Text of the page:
"Let books be your dining table, / And you shall be full of delights. / Let them be your
And you shall sleep restful nights" (St. Ephraim the Syrian).

Wednesday, April 25, 2012

Should Eastern Christian Parishes Have "Youth Ministries"?

Eerdmans, which has done so much to make Russian Orthodox thinkers such as Sergius Bulgakov accessible to anglophone audiences, just sent me their most recent catalogue. In it is a book with a striking title raising an important question for those Eastern Christian parishes and dioceses fretting over their lack of "youth ministry" programs and comparing themselves unfavorably to Catholic and Protestant parishes and programs: Thomas E. Bergler, The Juvenilization of American Christianity (Eerdmans, 2012), 276pp.

About this book the publisher tells us:
Pop worship music. Falling in love with Jesus. Mission trips. Wearing jeans and T-shirts to church. Spiritual searching and church hopping. Faith-based political activism. Seeker-sensitive outreach. These now-commonplace elements of American church life all began as innovative ways to reach young people, yet they have gradually become accepted as important parts of a spiritual ideal for all ages. What on earth has happened? 
In The Juvenilization of American Christianity Thomas Bergler traces the way in which, over seventy-five years, youth ministries have breathed new vitality into four major American church traditions — African American, Evangelical, Mainline Protestant, and Roman Catholic. Bergler shows too how this “juvenilization” of churches has led to widespread spiritual immaturity, consumerism, and self-centeredness, popularizing a feel-good faith with neither intergenerational community nor theological literacy. Bergler’s critique further offers constructive suggestions for taming juvenilization.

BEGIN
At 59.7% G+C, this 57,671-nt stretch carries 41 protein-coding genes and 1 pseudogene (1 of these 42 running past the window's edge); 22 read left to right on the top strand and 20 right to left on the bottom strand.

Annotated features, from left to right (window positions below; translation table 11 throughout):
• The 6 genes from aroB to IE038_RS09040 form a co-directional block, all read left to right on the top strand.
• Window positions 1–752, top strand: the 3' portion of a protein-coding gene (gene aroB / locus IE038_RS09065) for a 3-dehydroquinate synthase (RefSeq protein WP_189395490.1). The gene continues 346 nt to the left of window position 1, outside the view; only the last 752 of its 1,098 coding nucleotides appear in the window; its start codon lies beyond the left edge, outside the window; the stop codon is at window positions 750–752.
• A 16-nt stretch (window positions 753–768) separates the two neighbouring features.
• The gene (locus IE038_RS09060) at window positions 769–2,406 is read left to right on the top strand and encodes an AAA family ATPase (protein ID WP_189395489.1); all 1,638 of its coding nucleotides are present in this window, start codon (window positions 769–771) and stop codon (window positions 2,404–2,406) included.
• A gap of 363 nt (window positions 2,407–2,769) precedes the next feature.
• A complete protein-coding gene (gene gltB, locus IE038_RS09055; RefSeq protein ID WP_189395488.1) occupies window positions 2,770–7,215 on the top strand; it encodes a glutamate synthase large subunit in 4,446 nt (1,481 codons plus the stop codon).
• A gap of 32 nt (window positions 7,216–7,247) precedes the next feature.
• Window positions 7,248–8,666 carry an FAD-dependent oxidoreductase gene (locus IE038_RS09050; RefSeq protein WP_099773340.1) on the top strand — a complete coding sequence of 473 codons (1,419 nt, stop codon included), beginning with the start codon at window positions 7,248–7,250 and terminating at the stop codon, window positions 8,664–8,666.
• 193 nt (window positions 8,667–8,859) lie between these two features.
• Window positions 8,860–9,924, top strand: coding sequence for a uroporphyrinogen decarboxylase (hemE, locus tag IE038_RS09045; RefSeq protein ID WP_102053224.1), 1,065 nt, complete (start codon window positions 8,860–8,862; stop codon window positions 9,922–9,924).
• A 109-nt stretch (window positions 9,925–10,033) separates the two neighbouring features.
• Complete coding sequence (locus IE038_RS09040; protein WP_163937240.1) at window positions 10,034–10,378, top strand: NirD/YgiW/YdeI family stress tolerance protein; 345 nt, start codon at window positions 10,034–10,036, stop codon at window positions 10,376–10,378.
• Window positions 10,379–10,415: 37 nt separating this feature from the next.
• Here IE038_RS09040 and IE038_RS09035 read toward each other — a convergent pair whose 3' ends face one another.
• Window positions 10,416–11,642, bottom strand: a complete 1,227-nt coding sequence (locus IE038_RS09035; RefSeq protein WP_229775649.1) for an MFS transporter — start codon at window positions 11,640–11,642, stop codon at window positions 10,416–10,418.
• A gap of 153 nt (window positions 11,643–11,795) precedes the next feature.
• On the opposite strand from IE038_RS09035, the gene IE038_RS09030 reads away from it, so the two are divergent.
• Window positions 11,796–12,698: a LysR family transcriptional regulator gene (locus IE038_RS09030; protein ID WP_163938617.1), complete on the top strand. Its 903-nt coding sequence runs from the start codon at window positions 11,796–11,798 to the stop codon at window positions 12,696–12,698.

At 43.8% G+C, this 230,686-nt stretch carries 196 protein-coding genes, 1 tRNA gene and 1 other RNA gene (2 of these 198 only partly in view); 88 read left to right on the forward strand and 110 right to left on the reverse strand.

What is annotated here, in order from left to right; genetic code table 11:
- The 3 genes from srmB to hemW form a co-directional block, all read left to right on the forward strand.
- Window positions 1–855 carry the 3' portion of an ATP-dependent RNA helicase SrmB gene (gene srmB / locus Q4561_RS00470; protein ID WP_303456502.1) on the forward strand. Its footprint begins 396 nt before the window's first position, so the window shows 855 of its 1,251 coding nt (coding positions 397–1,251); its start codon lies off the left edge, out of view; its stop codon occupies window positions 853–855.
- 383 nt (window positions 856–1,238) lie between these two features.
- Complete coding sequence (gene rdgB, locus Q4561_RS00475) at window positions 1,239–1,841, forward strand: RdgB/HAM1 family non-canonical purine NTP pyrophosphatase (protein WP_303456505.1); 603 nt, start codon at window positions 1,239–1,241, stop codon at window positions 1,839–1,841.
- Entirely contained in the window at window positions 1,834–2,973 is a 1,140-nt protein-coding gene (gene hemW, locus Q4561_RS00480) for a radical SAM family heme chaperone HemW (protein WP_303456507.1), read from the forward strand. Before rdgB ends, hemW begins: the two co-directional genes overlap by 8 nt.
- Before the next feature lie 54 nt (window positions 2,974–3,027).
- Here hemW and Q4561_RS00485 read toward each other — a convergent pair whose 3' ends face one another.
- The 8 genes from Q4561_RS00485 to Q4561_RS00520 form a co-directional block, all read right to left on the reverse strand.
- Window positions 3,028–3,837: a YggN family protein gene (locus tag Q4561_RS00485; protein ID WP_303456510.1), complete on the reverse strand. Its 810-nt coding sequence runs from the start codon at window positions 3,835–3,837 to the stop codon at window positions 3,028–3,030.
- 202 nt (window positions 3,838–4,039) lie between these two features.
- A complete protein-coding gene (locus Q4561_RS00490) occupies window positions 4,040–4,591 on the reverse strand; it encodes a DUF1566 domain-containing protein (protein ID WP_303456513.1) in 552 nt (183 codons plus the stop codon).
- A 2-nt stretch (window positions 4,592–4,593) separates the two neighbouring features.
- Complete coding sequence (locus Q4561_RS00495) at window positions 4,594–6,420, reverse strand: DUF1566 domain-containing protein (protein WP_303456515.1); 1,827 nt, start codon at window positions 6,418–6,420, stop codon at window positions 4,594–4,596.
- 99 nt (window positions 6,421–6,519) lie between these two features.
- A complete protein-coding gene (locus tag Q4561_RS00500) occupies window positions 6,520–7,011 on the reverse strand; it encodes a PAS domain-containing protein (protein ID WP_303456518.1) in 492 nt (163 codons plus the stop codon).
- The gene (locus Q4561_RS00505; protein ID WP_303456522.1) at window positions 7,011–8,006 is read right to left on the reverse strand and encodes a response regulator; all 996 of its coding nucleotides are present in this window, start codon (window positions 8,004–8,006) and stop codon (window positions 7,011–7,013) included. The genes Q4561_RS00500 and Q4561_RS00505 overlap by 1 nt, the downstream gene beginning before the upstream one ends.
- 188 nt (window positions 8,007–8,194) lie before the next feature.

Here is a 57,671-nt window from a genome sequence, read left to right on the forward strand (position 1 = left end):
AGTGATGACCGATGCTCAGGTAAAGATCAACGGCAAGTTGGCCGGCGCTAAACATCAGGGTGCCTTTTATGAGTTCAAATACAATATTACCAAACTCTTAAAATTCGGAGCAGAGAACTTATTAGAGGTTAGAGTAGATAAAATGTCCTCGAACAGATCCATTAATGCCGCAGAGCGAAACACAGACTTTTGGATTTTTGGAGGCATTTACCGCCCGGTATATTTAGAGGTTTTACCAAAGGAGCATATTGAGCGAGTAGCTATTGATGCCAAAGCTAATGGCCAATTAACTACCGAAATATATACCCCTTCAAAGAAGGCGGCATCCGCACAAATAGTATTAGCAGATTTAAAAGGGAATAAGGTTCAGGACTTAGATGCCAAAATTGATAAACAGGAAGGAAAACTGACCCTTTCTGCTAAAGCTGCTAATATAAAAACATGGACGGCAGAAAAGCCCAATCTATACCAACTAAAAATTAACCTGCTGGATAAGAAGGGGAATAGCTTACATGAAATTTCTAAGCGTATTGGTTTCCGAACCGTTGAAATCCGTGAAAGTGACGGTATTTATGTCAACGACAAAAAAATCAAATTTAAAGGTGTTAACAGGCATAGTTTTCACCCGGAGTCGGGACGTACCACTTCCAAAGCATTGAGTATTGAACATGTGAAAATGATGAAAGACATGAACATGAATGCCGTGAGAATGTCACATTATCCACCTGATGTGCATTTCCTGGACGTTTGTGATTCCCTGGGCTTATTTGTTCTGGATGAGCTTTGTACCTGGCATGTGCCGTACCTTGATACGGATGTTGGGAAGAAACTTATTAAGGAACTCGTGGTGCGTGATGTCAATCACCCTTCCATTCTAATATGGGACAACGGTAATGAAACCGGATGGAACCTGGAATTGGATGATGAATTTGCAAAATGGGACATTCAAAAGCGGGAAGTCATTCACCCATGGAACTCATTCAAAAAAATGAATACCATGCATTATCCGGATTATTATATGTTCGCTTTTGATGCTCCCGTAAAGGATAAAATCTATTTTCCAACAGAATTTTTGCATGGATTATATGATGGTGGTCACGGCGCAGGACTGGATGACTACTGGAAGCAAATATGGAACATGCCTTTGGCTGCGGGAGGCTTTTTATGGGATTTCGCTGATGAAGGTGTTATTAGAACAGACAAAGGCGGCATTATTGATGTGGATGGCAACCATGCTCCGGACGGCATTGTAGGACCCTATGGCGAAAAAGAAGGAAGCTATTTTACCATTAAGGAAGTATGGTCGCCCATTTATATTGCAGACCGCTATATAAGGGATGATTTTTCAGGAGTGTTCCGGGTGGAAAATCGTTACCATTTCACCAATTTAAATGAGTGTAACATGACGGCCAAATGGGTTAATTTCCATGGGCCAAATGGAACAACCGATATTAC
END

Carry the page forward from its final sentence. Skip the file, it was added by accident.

1. I can't believe someone has written a book about what I've been thinking for decades. Thank God.

    1. We need to be carful here. I'm a father of 7. I am thankful for youth ministries because children get to associate with other children with common values and discover valuable lessons about their faith. I highly respect adults that are courageous enough to lead these types of ministries. It takes effort and creativity to inspire young minds. There is always a fine balance between teaching them how to live the gospel without these groups becoming merely clubs with a religious theme. Not all youth ministries are the same and we need to be careful not to generalize. Youth programs might be a product of our time and culture but take them out and you will see our youth turn to the fallen world. Let's not forget that our God came down to our level to raise us up-youth ministry is no different.


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